1. February or how the festive season still goes on!
Once Christmas and New Year’s celebrations are over, the winter season hits its peak with the long winter months of January and February. This is why, since ancient times, French and European traditions mark the beginning of February with light-hearted celebrations and customs pertaining to food as one would expect from France. Candlemas (la Chandeleur) and Shrove Tuesday (Mardi-Gras) are the highlights and the tradition is to indulge in “crêpes”, the delicious thin French pancakes and “beignet”, French doughnuts which are crispy fried dough pastries dusted with icing sugar.
The Chandeleur or Candlemas
The Chandeleur is a religious holiday in France. It occurs on the 2nd of February, 40 days after Christmas, the date of Jesus’ birth. The date marks when Jesus was presented at the Temple. According to local customs, candles had to be lit at midnight as a symbol of purification. It is said that the pope who established this commemoration used to thank with a “crêpe” the pilgrims who had travelled to Rome to light a church candle. However over time, the Chandeleur lost its religious meaning but the tradition remained and today, most French celebrate Candlemas as a day of fun and good food. It’s a family time most simply associated with eating crêpes or even taking some to school.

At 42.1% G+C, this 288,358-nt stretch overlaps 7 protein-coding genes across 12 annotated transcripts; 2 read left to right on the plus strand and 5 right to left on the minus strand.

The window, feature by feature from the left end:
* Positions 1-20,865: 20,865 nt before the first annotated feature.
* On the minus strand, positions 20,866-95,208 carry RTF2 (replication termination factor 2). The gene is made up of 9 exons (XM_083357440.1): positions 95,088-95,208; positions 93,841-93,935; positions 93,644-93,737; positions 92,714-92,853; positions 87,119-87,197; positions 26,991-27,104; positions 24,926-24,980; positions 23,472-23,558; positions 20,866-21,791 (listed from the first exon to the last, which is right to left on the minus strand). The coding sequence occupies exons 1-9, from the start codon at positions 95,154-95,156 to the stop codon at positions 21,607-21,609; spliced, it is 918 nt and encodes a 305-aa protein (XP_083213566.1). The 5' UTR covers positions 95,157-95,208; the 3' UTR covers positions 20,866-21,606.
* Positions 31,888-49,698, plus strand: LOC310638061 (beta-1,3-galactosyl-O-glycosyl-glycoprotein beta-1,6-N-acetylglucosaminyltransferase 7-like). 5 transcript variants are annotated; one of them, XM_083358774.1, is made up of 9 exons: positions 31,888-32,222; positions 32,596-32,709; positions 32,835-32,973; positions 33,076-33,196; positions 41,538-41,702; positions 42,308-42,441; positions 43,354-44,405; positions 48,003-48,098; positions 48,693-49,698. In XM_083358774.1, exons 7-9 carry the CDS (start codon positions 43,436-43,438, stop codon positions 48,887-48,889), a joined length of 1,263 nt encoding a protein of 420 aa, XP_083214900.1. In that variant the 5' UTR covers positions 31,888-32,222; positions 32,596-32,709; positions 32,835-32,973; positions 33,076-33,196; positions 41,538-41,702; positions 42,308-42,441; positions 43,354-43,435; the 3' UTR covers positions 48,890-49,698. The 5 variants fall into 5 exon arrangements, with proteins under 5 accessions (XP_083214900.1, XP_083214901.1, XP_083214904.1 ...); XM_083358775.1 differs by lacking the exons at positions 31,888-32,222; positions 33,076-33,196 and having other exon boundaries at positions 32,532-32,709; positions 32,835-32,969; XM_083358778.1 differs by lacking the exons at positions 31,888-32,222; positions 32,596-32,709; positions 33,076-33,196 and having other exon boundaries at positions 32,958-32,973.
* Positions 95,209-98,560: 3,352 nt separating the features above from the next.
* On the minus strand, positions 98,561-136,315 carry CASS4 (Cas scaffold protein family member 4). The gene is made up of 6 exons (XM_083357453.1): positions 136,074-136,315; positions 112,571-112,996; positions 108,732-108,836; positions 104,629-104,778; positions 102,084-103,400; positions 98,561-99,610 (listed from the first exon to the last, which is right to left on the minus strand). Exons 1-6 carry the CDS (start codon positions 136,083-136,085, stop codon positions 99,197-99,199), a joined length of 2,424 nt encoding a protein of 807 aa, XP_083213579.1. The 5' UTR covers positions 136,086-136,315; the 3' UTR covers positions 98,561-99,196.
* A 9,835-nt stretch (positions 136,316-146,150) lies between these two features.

Galeries Lafayette hosts the house of Pierre Hermé, French cake and pastry specialist awarded the title of World’s Best Pastry Chef in 2016 by the World’s 50 Best Restaurants. And for for Candlemas, he has shared his crêpes recipe!
Pierre Hermé is to be found on the 1st floor and lower ground floor of the Lafayette Coupole and on the ground floor of Lafayette Maison and Gourmet.
Mardi-Gras or Shrove Tuesday: “carnivaling”!
Mardi-Gras is set 47 days before Easter Sunday; it can therefore fall anywhere between February 3rd and March 9. Originally Mardi-Gras would begin on Sunday and last three days, the celebrations culminating in large feasts on Tuesday night. But by the beginning of the 20th century, the event was restricted to the Tuesday observance. Traditionally viewed as a day of repentance, Mardi-Gras became the last feasting day before the Lenten fasting season. In France, we eat “crêpes” and “beignets” that go by the name of “Oreillettes” or “Bottereaux”. The tradition came about as a way to use the milk, fats, and eggs before fasting so these wouldn’t go to waste. And indeed, Mardi-Gras or “Fat Tuesday” refers to the consumption of all fats before embarking on the Lenten fast.
Mardi-Gras is also a day of carnival in many places and is often celebrated with parades. In France, some of the carnivals have become famous such as the one in Nice that goes on for 10 days featuring parades of flower covered floats with giant figures. The Paris Carnival was once a huge event and the Parisians would parade along the streets of the city wearing masks along with pageant, jugglers and stilt walkers. After a long interruption, the tradition has been recently revived in the capital. Basically, the idea is to have a great time before quieting down and doing penance.
2. Celebrating Mardi-Gras and Chandeleur with Galeries Lafayette
Galeries Lafayette is no exception to these traditions and if you happen to be in Paris around this time, you will be able to:
1. Savor some crêpes and beignets along with cider or sparkling wine!
2. Buy everything you need to make them!
3. Parade in the streets with masked kids!
For Mardi-Gras, kids can wear their best costumes and be the kings of the carnival! Galeries Lafayettes hosts Disney Store where you will be able to pick your best costume! They will indeed be spoiled with choice!